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The Joe Staley Experiment


It's hard not to eat everything in sight in the 49ers cafeteria. For one, you can always find cookies and brownies. Sometimes they even have Rice Krispies Treats with Oreo pieces inside. If that's not tempting enough, there's plenty of carbs to go around. The meals, available three times a day, are there to help players keep their weight consistent throughout the year. But the healthy options far outnumber the guilty pleasures. The never-ending salad bar, steamed vegetables, grilled chicken breasts and fish of the day option remain available on a daily basis.

Joe Staley has no problem navigating through the meal room. The two-time Pro Bowl left tackle maintains a disciplined approach. Staley, a former first-round draft pick, was once a 250-pound college tight end who ate everything in sight to become a 300-pound blue chip offensive line prospect. Staley could revert back to his days of eating heavy meals and keeping his body large and in charge like many of the linemen found in today's National Football League. But he doesn't. Staley prefers a complex and colorful lunch, much like his personality. It's a Friday afternoon in April and there are two pieces of grilled chicken covered with sliced avocados lying next to an assortment of vegetables – even brussels sprouts – on the plate. Talk about discipline. The 49ers blind-side protector isn't looking the other way when he's fueling his body during offseason workouts; he's carefully tailoring his meals to match his training habits.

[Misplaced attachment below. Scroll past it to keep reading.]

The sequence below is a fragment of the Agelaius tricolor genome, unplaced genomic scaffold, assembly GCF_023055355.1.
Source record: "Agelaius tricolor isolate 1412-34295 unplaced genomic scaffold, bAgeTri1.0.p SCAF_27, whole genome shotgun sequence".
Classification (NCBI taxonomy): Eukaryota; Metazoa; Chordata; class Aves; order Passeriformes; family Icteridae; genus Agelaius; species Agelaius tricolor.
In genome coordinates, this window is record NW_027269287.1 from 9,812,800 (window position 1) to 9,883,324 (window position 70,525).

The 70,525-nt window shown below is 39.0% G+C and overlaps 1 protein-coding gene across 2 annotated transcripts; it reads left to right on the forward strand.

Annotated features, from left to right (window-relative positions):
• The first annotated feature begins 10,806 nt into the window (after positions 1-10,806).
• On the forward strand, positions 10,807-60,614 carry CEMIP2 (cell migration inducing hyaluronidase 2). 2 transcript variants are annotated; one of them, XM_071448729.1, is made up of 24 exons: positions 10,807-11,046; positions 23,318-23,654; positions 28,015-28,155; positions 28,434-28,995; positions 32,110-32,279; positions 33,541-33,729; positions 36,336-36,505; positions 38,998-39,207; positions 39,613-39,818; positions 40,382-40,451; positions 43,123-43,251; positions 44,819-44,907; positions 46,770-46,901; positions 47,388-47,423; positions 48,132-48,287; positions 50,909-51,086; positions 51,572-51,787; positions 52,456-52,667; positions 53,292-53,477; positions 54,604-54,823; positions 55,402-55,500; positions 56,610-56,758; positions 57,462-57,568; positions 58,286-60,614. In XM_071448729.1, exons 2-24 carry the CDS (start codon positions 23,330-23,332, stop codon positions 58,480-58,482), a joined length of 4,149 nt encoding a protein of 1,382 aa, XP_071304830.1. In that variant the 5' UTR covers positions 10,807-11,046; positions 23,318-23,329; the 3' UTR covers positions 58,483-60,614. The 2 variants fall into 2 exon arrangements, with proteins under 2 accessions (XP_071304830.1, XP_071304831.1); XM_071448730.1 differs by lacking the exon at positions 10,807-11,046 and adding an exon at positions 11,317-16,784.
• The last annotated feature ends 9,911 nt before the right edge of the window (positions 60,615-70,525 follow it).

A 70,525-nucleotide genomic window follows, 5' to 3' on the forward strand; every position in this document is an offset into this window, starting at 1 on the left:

"I eat this stuff every day," he says, digging into a leafy spinach salad to go with his protein plate.

Staley is smart on the field and puts just as much thought into the decisions he makes away from it. That, in a nutshell, is how Staley has grown into the player he is now entering his seventh season in San Francisco.